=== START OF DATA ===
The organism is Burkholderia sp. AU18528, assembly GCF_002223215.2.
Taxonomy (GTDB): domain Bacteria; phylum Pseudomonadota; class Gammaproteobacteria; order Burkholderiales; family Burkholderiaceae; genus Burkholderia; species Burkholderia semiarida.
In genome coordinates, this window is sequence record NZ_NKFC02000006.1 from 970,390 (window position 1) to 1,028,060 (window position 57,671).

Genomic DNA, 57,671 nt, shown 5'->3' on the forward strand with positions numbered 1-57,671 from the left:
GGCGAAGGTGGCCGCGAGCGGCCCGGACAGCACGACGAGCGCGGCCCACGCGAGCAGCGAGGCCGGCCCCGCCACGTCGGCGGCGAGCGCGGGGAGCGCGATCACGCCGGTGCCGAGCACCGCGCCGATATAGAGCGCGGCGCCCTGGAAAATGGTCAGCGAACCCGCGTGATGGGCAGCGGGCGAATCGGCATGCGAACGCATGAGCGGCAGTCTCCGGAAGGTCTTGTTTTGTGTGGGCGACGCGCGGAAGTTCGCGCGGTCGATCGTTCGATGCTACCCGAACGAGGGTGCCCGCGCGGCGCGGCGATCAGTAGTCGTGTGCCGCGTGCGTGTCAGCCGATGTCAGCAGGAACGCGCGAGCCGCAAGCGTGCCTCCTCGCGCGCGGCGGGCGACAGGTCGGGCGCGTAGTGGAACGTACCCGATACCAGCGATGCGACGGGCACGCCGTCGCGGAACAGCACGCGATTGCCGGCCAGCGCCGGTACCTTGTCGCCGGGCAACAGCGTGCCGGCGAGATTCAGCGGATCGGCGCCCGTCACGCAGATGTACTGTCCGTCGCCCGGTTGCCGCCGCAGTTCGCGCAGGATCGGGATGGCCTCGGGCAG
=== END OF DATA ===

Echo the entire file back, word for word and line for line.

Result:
The organism is Burkholderia sp. AU18528, assembly GCF_002223215.2.
Taxonomy (GTDB): domain Bacteria; phylum Pseudomonadota; class Gammaproteobacteria; order Burkholderiales; family Burkholderiaceae; genus Burkholderia; species Burkholderia semiarida.
In genome coordinates, this window is sequence record NZ_NKFC02000006.1 from 970,390 (window position 1) to 1,028,060 (window position 57,671).

Genomic DNA, 57,671 nt, shown 5'->3' on the forward strand with positions numbered 1-57,671 from the left:
GGCGAAGGTGGCCGCGAGCGGCCCGGACAGCACGACGAGCGCGGCCCACGCGAGCAGCGAGGCCGGCCCCGCCACGTCGGCGGCGAGCGCGGGGAGCGCGATCACGCCGGTGCCGAGCACCGCGCCGATATAGAGCGCGGCGCCCTGGAAAATGGTCAGCGAACCCGCGTGATGGGCAGCGGGCGAATCGGCATGCGAACGCATGAGCGGCAGTCTCCGGAAGGTCTTGTTTTGTGTGGGCGACGCGCGGAAGTTCGCGCGGTCGATCGTTCGATGCTACCCGAACGAGGGTGCCCGCGCGGCGCGGCGATCAGTAGTCGTGTGCCGCGTGCGTGTCAGCCGATGTCAGCAGGAACGCGCGAGCCGCAAGCGTGCCTCCTCGCGCGCGGCGGGCGACAGGTCGGGCGCGTAGTGGAACGTACCCGATACCAGCGATGCGACGGGCACGCCGTCGCGGAACAGCACGCGATTGCCGGCCAGCGCCGGTACCTTGTCGCCGGGCAACAGCGTGCCGGCGAGATTCAGCGGATCGGCGCCCGTCACGCAGATGTACTGTCCGTCGCCCGGTTGCCGCCGCAGTTCGCGCAGGATCGGGATGGCCTCGGGCAG